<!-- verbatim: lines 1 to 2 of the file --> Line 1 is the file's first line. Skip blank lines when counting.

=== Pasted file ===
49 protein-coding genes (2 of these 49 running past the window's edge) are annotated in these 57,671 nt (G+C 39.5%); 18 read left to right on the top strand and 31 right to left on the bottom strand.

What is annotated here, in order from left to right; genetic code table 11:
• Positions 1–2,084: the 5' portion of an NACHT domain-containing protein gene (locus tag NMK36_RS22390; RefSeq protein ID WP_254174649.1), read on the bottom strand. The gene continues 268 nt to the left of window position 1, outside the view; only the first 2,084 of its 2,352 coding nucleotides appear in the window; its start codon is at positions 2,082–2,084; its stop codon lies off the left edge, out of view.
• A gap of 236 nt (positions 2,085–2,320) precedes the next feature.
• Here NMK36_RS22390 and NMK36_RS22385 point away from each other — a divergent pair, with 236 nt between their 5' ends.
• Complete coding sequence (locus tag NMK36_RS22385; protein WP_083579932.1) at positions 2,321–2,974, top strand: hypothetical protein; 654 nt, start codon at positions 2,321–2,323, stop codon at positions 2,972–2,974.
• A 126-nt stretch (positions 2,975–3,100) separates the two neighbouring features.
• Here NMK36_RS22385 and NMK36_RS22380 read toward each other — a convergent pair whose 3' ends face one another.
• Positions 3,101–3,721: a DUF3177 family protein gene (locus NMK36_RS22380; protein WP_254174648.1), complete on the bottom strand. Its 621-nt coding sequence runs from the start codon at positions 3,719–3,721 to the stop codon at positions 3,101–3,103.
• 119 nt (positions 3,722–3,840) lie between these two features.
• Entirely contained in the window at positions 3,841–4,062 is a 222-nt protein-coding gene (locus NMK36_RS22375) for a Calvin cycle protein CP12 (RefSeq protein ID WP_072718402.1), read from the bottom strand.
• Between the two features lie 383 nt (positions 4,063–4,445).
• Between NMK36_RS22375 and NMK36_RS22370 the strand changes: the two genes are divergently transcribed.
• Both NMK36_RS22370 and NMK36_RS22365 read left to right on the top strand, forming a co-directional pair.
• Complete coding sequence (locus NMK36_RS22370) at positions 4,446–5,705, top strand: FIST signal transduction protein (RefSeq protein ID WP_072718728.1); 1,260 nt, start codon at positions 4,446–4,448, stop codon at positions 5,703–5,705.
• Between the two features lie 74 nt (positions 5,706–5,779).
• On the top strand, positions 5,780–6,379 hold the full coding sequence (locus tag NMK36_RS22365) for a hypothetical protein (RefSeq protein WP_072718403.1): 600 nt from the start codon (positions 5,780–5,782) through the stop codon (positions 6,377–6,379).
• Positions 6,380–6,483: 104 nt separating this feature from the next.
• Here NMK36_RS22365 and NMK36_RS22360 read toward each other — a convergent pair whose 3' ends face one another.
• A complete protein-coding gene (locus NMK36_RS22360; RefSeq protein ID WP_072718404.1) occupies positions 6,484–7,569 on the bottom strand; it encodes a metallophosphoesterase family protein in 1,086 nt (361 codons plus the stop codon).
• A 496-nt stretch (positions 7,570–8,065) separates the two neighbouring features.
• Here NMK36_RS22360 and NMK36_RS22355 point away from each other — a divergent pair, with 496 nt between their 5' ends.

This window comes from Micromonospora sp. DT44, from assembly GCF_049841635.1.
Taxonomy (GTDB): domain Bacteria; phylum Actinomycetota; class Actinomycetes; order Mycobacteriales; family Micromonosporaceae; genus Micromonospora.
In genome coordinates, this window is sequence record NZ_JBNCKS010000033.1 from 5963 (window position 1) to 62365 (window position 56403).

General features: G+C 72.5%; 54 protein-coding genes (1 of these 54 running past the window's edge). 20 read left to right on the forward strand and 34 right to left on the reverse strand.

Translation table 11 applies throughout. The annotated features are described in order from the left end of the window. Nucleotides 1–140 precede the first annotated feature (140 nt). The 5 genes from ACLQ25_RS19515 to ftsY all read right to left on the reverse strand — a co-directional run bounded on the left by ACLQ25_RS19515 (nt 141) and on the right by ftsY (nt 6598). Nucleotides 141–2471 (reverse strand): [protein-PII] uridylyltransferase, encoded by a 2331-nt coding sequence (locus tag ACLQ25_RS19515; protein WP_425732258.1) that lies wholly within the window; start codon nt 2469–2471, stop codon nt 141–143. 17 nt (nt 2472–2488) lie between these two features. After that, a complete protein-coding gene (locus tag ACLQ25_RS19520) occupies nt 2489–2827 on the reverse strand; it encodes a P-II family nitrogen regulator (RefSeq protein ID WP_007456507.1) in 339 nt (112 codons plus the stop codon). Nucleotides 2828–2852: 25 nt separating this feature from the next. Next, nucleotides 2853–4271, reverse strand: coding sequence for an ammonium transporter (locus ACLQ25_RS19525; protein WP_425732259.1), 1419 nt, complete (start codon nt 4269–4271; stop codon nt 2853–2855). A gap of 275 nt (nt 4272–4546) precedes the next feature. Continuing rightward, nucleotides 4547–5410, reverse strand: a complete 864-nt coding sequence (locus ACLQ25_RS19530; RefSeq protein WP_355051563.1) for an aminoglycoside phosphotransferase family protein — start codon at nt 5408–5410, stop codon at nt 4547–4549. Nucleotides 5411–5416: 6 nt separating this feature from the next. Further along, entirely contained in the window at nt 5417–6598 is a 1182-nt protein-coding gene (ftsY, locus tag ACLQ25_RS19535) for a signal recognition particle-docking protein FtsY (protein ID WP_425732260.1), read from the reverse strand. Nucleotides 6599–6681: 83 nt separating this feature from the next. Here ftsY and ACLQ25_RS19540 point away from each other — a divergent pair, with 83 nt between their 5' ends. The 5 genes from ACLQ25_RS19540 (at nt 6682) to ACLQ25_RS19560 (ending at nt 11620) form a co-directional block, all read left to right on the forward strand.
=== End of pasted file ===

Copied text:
49 protein-coding genes (2 of these 49 running past the window's edge) are annotated in these 57,671 nt (G+C 39.5%); 18 read left to right on the top strand and 31 right to left on the bottom strand.

What is annotated here, in order from left to right; genetic code table 11: